What does it mean to turn on Erasure Coding for Online Storage?

Hi. I’m currently in the process of doing a complete system backup of my linux system to Backblaze B2. I’ve been out of the loop with Duplicacy for quite a while, so Erasure Coding was a new feature for me to get my head around upon returning to it.

I have read the Backblaze Blog regarding EC, and watched some YouTube vids on it too, and I think I have wrapped my head around it now.

My question is, what are the implications of enabling it on Online Storage? What are the ideal situations in which you would enable it? For example, say you had a Local NAS, would the NAS be aware of Duplicacy’s EC setting? And would the Data:Parity ratio set on Duplicacy need to match the number of drives in your NAS?

Given that I wanted to get my large Linux system backup underway asap, I turned on EC upon storage creation in B2 before I fully understood what it was, as I gathered enough to understand it would be more difficult to add later.

However, now I’m wondering if it was somewhat pointless to do on B2, given they use EC on their side already. I don’t understand what an EC setting of 5:2 in Duplicacy would mean when that data arrives in Backblaze. Are they aware of that command and can split the data across 5 drives?

Am I using more online storage than I needed to, or less?

Someone please help me fully understand the implications of using EC :sweat_smile:


With EC enabled in duplicacy some of the data will be written with redundancy. This increases the likelihood that backup survives some specific type of media failures.

The only usecase for it is if you backup to a single local HDD.

In my opinion, this is a useless gimmick: storage shall guarantee data integrity and it’s not the job of the application to verify that: line shall be drawn somewhere, you have to trust filesystem, ram, cpu correctness; otherwise the application will become a full fledged OS.

So, if the storage is unreliable — the solution is not to add crutches to make it slightly more reliable; instead the solution is to switch to reliable storage, that guarantees data integrity, mathematically, not merely on a “best effort” basis.

Pretty much every cloud storage provider, including B2, Storj, and many others, already provides such guarantees. Enabling additional overhead in duplicacy just increases your spending on storage and provides no benefits.

For local backup to a NAS — use ZFS or BTRFs filesystem that supports data checksumming and healing. If your nas does not support this — replace the nas.

Increase in amount of data stored at the destination (that’s where redundancy comes from) and cost.

No, nas provides storage, duplicacy writes and reads file from it. That’s where their relationship ends.

These are not related in any way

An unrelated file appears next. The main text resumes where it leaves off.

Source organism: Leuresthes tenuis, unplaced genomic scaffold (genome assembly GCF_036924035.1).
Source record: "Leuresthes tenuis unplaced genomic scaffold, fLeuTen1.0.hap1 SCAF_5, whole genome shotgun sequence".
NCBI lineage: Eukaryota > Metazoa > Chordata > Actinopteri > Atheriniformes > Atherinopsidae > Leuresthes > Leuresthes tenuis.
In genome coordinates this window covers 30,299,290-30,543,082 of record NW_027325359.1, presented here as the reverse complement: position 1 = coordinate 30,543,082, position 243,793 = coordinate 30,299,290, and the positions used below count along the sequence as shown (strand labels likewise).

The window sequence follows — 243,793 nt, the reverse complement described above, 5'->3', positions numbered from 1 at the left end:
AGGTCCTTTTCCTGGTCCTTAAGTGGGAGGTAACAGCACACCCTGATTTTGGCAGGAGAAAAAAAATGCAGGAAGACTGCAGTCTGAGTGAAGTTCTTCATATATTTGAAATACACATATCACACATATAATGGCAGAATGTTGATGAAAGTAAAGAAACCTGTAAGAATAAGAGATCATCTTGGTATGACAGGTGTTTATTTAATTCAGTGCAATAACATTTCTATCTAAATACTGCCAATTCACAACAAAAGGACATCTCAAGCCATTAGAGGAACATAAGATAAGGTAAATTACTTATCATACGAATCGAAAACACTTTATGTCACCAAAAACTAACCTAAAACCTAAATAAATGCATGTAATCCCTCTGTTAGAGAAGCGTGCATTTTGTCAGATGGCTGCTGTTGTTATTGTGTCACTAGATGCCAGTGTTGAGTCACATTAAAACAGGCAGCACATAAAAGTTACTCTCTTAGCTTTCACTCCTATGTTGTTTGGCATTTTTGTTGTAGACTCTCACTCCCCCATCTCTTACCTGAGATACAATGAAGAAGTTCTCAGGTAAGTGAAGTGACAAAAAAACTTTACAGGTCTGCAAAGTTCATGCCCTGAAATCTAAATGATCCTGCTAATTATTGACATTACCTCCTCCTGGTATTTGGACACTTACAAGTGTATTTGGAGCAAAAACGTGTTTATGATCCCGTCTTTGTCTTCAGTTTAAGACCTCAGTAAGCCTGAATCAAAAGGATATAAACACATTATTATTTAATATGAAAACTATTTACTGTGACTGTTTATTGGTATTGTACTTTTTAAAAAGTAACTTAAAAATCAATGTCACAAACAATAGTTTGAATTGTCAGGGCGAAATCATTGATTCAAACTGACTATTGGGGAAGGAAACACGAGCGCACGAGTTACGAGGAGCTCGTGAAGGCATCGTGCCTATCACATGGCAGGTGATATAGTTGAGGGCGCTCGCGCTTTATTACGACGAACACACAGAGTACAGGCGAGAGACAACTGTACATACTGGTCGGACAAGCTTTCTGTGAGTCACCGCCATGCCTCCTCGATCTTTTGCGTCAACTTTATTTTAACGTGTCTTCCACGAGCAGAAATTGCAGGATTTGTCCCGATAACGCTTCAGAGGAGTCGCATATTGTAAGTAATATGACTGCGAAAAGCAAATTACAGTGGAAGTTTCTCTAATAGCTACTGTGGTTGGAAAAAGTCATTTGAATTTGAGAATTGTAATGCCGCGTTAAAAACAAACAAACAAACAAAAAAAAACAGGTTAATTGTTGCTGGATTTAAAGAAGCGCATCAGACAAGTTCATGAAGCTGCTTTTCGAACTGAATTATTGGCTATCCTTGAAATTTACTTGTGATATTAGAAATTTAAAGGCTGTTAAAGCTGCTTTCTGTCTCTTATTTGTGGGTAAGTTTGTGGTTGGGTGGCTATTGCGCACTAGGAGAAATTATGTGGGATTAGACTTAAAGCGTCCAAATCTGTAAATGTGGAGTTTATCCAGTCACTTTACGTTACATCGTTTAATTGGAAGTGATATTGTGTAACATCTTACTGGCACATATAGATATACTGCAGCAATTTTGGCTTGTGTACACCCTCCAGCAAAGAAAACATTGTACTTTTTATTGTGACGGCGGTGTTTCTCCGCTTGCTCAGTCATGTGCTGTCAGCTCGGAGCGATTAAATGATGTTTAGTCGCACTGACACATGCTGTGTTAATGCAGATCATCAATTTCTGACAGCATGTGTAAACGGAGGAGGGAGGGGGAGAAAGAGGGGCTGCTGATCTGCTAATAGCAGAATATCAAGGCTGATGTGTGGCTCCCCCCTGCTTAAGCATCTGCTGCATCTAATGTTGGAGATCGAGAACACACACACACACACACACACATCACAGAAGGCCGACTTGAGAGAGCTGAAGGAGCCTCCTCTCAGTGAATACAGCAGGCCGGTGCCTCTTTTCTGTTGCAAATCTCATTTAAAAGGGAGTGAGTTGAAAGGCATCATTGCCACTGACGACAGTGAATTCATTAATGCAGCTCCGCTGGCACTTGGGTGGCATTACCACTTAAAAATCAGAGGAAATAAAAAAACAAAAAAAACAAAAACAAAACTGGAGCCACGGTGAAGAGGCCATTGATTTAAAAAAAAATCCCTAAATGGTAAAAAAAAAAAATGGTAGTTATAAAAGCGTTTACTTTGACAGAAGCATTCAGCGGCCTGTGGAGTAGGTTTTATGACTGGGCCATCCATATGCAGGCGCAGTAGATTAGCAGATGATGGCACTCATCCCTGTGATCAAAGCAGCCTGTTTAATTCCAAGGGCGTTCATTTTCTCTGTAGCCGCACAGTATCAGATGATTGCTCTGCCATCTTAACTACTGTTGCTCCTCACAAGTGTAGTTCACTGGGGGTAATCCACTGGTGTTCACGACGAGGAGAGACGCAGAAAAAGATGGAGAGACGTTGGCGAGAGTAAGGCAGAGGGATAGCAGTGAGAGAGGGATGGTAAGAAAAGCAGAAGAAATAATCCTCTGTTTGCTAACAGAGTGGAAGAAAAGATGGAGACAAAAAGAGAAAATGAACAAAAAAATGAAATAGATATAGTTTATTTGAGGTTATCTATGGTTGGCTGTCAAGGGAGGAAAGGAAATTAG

Yes, B2 guarantees data integrity. It’s pointless to do that in duplicacy. You just end up paying more in bandwidth and storage.

If EC was some magic that allowed to compress data beyond what zip can do — everyone would be doing it :)) EC increases storage requirements — it stores more data than needed to be able to tolerate loss of some of it. It’s as simple as that.

TLDR — don’t use it in duplicacy.

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Thank you for such a comprehensive answer!
Appreciate it :+1:

You make some interesting points, and kinda confirmed my suspicions as I read and understood more about it. Feel a bit silly enabling it on B2 now…

Would you go so far as stopping the 2tb initial backup my system is 75% through right now to start again on B2 without EC?

I read in numerous places that EC is a more efficient use of storage. But at the same time was ensuring integrity from data loss by increasing the data, hence my confusion with it using more or less data.

So do you think it was pointless for Duplicacy to add this feature? Is it literally only useful for backing up to a single local drive?

Glad my ramblings are helpful :smiley:

Yes, I would definitely do that. Not only storage cost extra but also egress

Yes, it’s more efficient way to acomplish fault tolerance compared to a trivial way – e.g. by keeping another full copy of the data. Erasure coding allows you to use less extra data.

It’s not unlike RAID5 vs mirror: in a simple mirror your overhead is 100%, but with raid5 it’s 1/n. And yet, each contraption can tolerate 1 block failure.

Yes. Or perhaps local conventional RAID array that cannot recover from bit rot, until one procures a proper appliance. Also see this: Is erasure coding for Online storage providers recommended? - #2 by gchen

It’s one of those things that looks cool on paper and fun to implement, but is useless and/or counterproductive in real life scenarios. But I’m just another user, so my opinion does not have to agree with any other, including the duplicacy developers’. I’m also of the opinion that fewer features is better than more (look at Kopia - this is what happens when developers are allowed to run unchecked), and that support for *drive storage endpoints (OneDrive, DropBox, Google Drive, etc) should be dropped by duplicacy, and that hot storage is bad (expensive) choice for backup, and that support for Archival storage (Amazon Glacier Deep Archive) is long overdue, etc. :smiley:

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Extremely helpful, thank you!

I did as you advised and cancelled that initial backup and started fresh on new b2 storage on a new bucket, this time without EC.

It’s been interesting for me to learn more about EC, but yes, like you say, it seems like in this context, where most people are either backing up to a NAS with redundancy likely built in, or cloud with redundancy definitely built in, then EC seems like quite a niche use-case.

Thanks for imparting your wisdom :slight_smile:

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